Midsummer's Walk ~ a photo essay (OS Archives 2011)

At the top of our street there is a beautiful walk, one of my favorite choices for the now-daily routine. There is something about starting out from home and heading straight uphill that acts as an excellent warm up for my sometimes-reluctant muscles and mind.

Today I have company along. As our strides fall into a rhythm, Husband, Kona the dog, and I steadily pass rectangles of homes and yards that make up our mostly elderly-feeling neighborhood. Two-thirds of the way up, we pass the ditch trail:  a level meandering path that follows the irrigation canal throughout the hills above our valley.

We continue on, a different type of walk in mind today.

As we pass the last of the homes, the view of the top meadow opens up, green and gold fronds waving in the afternoon light. My formerly fit legs begin to quiver with their lack of stamina, a direct consequence of this year's double enchantment:  writing and Open Salon. My growing writer's enthusiasm has been motivated and enhanced, as well as obstructed and delayed, by my many delightful hours spent here with you, fellow Open Salon writers and readers:  writers, jesters, philosophers, artists, musicians, warriors, friends and concerned citizens, spread all across our planet.

Never a dull moment, but...the daily walk has returned.

 This is the rewarding sight when the trail's slope begins to soften, when we stop to catch our breath and gaze back over our shoulders. This insta-camera I have with me today does not do justice to this view, but hopefully, you get the idea.


Those volcanic slopes visible across the valley are younger than the slopes we stand on, their colors changing chameleon-like throughout the year. The current apple-green of spring is soothing, as the crisp brown tones of late summer create vigilance --  townspeople scan hills anxiously and regularly then for telltale wisps of a beginning wildfire.

The slopes on our side, the side we live on and walk over today, aren't volcanic at all, they are the much older, basalt remnants of ancient coastal islands, the valleys' ocean bottom days evidenced routinely by the ubiquitous smooth oval groundrock.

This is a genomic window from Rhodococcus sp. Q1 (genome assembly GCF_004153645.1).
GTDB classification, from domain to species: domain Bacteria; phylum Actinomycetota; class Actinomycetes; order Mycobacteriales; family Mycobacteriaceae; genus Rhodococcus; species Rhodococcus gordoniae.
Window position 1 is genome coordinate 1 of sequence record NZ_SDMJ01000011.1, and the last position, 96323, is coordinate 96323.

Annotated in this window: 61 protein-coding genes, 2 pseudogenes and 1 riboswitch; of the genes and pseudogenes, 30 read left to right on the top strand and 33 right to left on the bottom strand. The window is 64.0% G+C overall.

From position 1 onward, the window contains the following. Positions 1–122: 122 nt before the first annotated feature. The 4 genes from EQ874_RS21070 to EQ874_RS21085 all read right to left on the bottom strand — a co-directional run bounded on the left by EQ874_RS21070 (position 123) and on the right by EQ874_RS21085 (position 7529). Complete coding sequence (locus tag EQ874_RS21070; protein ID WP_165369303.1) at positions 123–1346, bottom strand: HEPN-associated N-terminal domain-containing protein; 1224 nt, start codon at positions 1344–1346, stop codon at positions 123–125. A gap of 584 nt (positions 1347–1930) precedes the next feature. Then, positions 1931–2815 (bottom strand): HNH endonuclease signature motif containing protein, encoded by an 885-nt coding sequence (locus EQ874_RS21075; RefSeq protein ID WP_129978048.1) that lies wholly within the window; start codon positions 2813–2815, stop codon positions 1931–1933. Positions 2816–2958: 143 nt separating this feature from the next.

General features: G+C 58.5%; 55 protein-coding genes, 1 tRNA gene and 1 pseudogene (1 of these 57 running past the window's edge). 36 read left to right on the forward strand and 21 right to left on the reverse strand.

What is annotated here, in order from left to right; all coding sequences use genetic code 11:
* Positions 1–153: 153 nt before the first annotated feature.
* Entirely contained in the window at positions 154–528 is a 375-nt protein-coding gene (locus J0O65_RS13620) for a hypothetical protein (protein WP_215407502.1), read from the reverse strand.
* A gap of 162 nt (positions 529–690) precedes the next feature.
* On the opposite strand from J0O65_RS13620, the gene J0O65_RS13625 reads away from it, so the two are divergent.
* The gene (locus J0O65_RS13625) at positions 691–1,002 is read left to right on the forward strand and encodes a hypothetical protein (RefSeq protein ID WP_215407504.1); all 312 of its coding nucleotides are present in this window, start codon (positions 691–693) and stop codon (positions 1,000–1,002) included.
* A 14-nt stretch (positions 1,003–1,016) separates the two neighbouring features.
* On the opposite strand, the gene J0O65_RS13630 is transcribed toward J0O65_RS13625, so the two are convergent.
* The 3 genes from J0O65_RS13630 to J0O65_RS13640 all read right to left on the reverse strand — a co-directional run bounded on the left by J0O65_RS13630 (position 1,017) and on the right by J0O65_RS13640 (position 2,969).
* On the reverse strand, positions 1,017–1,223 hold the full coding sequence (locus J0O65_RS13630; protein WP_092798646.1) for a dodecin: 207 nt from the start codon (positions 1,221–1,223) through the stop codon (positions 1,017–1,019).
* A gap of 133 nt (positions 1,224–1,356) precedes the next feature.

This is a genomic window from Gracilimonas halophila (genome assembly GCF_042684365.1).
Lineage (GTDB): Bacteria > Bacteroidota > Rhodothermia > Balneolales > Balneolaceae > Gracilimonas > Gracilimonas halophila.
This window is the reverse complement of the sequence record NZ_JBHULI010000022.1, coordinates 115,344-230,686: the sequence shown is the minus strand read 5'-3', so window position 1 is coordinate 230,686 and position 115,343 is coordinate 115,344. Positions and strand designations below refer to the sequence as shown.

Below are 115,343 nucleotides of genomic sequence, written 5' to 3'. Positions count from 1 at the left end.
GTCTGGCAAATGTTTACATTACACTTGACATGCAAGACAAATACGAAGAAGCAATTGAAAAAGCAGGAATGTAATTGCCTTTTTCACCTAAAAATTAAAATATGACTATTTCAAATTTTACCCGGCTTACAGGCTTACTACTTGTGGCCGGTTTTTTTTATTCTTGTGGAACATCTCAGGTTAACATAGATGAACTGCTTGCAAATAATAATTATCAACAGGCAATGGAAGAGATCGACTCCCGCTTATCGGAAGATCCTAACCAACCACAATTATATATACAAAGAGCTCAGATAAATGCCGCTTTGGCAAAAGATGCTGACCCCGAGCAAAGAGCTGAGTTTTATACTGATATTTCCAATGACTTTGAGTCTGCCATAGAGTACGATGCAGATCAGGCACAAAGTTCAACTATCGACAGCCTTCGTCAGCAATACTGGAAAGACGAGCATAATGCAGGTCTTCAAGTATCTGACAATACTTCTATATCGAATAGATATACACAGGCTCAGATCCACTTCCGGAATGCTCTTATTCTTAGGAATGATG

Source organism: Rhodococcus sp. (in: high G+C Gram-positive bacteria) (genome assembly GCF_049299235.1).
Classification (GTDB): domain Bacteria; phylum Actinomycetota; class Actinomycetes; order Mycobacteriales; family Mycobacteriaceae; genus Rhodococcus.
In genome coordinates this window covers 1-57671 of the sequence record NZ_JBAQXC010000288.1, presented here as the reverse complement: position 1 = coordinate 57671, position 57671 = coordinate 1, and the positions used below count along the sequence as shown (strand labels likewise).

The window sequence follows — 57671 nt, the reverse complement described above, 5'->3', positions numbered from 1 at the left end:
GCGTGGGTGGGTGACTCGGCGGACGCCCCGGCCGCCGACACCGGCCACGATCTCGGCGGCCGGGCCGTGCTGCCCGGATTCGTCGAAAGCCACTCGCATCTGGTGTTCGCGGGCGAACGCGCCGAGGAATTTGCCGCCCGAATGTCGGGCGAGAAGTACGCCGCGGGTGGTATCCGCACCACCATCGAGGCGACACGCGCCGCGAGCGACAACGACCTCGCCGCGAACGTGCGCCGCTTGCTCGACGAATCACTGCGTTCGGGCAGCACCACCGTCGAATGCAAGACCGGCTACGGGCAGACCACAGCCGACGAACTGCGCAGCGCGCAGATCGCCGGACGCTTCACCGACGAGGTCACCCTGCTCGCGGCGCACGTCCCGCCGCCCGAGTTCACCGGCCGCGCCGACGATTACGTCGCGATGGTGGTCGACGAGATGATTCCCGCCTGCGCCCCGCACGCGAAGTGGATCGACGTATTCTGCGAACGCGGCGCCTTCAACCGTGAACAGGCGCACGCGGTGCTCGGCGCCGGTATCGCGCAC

Our trail continues on, marching toward an inviting side canyon just on the back side of the mountain.

 Once over the ridge, we head downtrail towards the forest where the vegetation changes quickly. The scent in the air builds, grows rich as well. The canopy thickens overhead as we choose the smaller path at a fork, the big leaf maples' presence telling us water is near. It's a good ten or more degrees cooler back here, a nice respite from the heat up top. A hundred yards further, a first glimpse of the creek is seen beyond the maples' sheltering boughs, although the melodic sounds have accompanied us for awhile.



Next, we head over the first bridge to our favorite spot.  This is where we usually stop for awhile and just listen to the sounds of waterfall and creek.


I begin to suspect my camera is no longer welcome. 



                                                        The falls are beautiful though...



"I cannot commune with nature properly with your                                           gadget flashing garish light..."




They're right. 

The camera is put away.


 ~ Later ~


Our hike has progressed after silent reverie by waterfall. All bare feet and paws have been refreshed by the just-past-ice-melt waters, irritations soothed by the creek's first-day-of-summer chords, a distinctly more robust tune than the autumn melody offers.

The camera surreptitiously makes its reappearance as we cross the second bridge downstream. The canyon deepens, the trees struggle to maintain their grip on the steep walls.

They often don't.



                                     We are just in time for a rare sighting of the hybrid                                                                           Glowing-Eyed Otter-Dog.                                                                            

                            (Glowing-eyed odd-er dog, she is..) 


The advancing hour is noted by the sun's rays through the canopy. Soon they will drop back beyond the ridge.